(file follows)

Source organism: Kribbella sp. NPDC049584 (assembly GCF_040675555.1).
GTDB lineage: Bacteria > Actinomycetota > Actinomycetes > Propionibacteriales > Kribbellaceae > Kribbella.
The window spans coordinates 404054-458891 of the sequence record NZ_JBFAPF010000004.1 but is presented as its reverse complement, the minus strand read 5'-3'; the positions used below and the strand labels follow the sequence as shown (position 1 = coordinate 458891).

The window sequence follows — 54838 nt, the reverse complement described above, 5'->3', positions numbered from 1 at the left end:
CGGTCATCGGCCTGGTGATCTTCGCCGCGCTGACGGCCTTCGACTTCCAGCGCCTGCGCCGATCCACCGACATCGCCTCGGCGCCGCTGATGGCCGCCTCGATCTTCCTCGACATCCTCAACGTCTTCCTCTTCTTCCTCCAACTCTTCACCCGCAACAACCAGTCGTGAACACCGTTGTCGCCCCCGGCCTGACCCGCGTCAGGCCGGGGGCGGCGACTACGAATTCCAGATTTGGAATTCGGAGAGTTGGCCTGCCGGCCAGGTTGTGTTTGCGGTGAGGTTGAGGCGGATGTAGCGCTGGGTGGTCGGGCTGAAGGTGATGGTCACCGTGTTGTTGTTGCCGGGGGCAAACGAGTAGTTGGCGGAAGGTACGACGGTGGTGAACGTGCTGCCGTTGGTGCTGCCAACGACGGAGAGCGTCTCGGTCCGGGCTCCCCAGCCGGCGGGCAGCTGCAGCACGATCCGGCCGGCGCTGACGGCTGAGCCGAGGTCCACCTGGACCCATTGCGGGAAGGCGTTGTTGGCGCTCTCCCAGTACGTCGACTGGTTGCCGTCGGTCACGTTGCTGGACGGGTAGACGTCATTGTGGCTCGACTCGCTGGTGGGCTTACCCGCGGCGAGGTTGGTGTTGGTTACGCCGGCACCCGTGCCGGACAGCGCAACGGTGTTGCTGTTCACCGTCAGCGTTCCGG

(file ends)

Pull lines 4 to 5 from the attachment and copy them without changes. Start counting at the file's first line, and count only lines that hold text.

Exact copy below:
The window sequence follows — 54838 nt, the reverse complement described above, 5'->3', positions numbered from 1 at the left end:
CGGTCATCGGCCTGGTGATCTTCGCCGCGCTGACGGCCTTCGACTTCCAGCGCCTGCGCCGATCCACCGACATCGCCTCGGCGCCGCTGATGGCCGCCTCGATCTTCCTCGACATCCTCAACGTCTTCCTCTTCTTCCTCCAACTCTTCACCCGCAACAACCAGTCGTGAACACCGTTGTCGCCCCCGGCCTGACCCGCGTCAGGCCGGGGGCGGCGACTACGAATTCCAGATTTGGAATTCGGAGAGTTGGCCTGCCGGCCAGGTTGTGTTTGCGGTGAGGTTGAGGCGGATGTAGCGCTGGGTGGTCGGGCTGAAGGTGATGGTCACCGTGTTGTTGTTGCCGGGGGCAAACGAGTAGTTGGCGGAAGGTACGACGGTGGTGAACGTGCTGCCGTTGGTGCTGCCAACGACGGAGAGCGTCTCGGTCCGGGCTCCCCAGCCGGCGGGCAGCTGCAGCACGATCCGGCCGGCGCTGACGGCTGAGCCGAGGTCCACCTGGACCCATTGCGGGAAGGCGTTGTTGGCGCTCTCCCAGTACGTCGACTGGTTGCCGTCGGTCACGTTGCTGGACGGGTAGACGTCATTGTGGCTCGACTCGCTGGTGGGCTTACCCGCGGCGAGGTTGGTGTTGGTTACGCCGGCACCCGTGCCGGACAGCGCAACGGTGTTGCTGTTCACCGTCAGCGTTCCGG